Popular Lies About Graphic Design

Popular Lies About Graphic Design
A new book by Craig Ward reviewed by Ed Roberts

What’s the biggest lie you’ve ever been told about design?

Milton Glaser says, “Less is more.” David Carson answers by saying, “You can’t judge a book by its cover.” And years ago, James Victore was told “you can’t use more than two typefaces on a cover.” I’ve heard over the course of my career many lies about design and the practitioners of the craft. Unfortunately, you’ve probably heard this lie, “In-house designers suck!” One of the biggest, most pervasive lies I’ve heard has to be “designers can’t write.” Lies. All lies!

World-renowned typographer, ADC Young Gun, and TEDx speaker Craig Ward has just completed one of the most comprehensive typographic projects—his first book—a book of opinions that he felt compelled to write and I felt compelled to read.

In Popular Lies About Graphic Design Ward has great fun slipping into the role of our industry’s L’Enfant terrible, juxtaposing his masterfully eye-popping and starkly exquisite typographic skills with contrarian prose that debunks both myths and lies that at one moment step on your toes and the next makes you burst into a deep guttural laugh in the face of our industry’s most tired belief systems.

A native of the United Kingdom, Ward states, “One designer’s grid is another’s skulls and spraypaint.” He suggests in his new book that design is like a religion, its most devout are blindly adhering to a school of thought without ever questioning its validity. Craig writes that many of these mantras and maxims tend to be misconceptions, half-truths and (in some cases) outright lies. I believe he would prefer that we examine design’s oldest belief systems through a scientist’s microscope and consider that other possibilities can and do exist.

One of my favorite chapters in Popular Lies About Graphic Design is the lie Craig debunks titled “People care about design.” On literally ink stained pages, Ward beautifully writes about the value of design in a very genuine and real context. I believe it speaks volumes about the in-house designer in particular:

It’s easy to point at expensive, luxury items and call them ‘Designer Brands,’ but there’s a real dignity in being the designer that makes a utility bill easier to understand for an elderly person. Or helping someone find their way through a crowded city centre or airport. This is the kind of design people interact with—and truly need—but don’t really pay attention to or perhaps acknowledge as design. And that is sadly to be your lot in life.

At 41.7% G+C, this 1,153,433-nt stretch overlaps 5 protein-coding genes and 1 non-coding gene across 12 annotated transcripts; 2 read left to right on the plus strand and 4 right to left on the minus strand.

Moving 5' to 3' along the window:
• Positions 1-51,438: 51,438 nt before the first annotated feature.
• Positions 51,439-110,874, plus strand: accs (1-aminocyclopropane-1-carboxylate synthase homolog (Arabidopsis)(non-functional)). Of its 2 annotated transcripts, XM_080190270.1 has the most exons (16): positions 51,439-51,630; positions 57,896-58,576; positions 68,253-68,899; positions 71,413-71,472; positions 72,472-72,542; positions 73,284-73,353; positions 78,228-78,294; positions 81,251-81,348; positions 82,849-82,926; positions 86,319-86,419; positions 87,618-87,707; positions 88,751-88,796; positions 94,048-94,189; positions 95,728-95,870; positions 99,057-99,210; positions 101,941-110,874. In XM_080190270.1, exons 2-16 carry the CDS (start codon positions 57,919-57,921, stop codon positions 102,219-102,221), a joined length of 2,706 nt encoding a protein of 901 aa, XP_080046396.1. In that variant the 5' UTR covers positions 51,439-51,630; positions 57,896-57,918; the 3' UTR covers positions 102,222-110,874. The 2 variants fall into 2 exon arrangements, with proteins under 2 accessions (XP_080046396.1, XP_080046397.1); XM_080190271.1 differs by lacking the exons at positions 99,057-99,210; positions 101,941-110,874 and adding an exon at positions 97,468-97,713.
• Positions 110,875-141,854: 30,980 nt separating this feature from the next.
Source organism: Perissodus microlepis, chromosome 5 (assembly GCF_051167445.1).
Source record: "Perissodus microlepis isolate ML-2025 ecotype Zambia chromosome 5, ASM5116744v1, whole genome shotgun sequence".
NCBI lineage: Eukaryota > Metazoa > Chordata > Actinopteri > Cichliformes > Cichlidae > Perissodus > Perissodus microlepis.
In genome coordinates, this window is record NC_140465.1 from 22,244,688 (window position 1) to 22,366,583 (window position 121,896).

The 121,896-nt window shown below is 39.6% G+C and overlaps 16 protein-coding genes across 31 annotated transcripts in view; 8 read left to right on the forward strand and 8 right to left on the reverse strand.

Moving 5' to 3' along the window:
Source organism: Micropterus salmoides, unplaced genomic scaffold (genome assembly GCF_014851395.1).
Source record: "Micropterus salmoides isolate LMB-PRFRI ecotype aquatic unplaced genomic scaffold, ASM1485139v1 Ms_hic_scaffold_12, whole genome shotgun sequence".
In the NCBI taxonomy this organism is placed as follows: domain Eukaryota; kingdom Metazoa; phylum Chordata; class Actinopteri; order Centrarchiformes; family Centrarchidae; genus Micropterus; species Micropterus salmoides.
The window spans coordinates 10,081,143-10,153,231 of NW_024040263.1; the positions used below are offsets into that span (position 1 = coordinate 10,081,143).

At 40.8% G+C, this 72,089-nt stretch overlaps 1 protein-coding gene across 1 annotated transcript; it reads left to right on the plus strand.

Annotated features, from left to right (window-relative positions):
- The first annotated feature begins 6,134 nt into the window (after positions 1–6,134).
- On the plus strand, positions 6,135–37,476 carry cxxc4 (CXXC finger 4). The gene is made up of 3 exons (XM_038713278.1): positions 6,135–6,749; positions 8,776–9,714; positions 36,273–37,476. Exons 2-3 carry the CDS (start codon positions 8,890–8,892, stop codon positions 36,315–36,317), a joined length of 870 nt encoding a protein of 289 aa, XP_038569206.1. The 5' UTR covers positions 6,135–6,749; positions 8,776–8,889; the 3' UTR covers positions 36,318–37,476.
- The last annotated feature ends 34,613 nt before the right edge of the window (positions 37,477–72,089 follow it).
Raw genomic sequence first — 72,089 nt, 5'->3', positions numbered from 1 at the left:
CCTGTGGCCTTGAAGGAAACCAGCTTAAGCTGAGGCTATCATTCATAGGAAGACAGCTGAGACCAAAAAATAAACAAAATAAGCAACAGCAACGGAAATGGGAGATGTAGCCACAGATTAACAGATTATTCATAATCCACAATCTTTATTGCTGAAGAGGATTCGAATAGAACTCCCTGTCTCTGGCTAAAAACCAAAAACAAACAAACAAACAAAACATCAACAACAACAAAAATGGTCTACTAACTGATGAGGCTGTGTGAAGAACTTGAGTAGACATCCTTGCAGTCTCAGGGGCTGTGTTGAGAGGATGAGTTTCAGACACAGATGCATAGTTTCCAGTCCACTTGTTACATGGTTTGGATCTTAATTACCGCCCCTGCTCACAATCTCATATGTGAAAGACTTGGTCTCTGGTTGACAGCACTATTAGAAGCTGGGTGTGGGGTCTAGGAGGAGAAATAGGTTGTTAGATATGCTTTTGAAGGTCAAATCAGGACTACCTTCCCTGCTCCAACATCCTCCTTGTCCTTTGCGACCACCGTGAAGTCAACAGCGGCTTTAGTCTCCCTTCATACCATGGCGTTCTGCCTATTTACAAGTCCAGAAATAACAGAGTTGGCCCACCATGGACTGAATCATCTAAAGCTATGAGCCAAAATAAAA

And the really bad news? It’s a lie that will continue to be told. We will continue to tell ourselves that people care about design, but it’s not something that will change. Perhaps people do care about design but don’t realise it. Perhaps they would care more if it were taken away. If road signs were suddenly hand painted, non-standardised and mis-spelt.

The truth is reading Popular Lies About Graphic Design will not make you a better designer (read the chapter “An education in design is pointless”). You won’t learn some new software trick that when applied will make you a master of the design universe (read the chapter “Designers are famous”). I believe Craig Ward’s new book will do exactly what he intends; it will get you thinking about our industry’s most staid beliefs in fresh and exciting ways (read the chapter “Open plan offices = collaboration and better work”). Popular Lies About Graphic Design stomped on my toes and made me laugh out loud at 3 a.m.

Look, the truth is hard to see. Craig Ward’s new book will not only open your eyes but also your mind, helping you see the design industry from a uniquely new perspective. It’s one fun read.

Popular Lies About Graphic Design by Craig Ward (ISBN 8415391358), published by Actar will be available for purchase in the United States on January 21, 2013.

Ed Roberts is Creative Lead at ElectriCities of NC, Inc. and manages a team of creative superheroes. Follow Ed (@InHouseObs) on Twitter for more inspiration and insight.

4 thoughts on “Popular Lies About Graphic Design

  1. Jessica

    Great article! It’s definitely perked my interest about this book. I agree entirely about how the overlooked, practical designs are truly the ones people could not live without. Working briefly in wayfinding taught me that too. Design and legibility are key to creating either a carefree or a frustrating experience for the audience.

  2. Roberto

    Interesting article, it does persuade me to read this book. I can see how those misconceptions, half-trues, and lies have a stronghold on my own design education. Looking back, my instructors mystified the industry and “the real world” with their own mantras and impossible standards of excellence set up by the “masters of design.” Terrified then, I can call it BS—fine half-BS—now!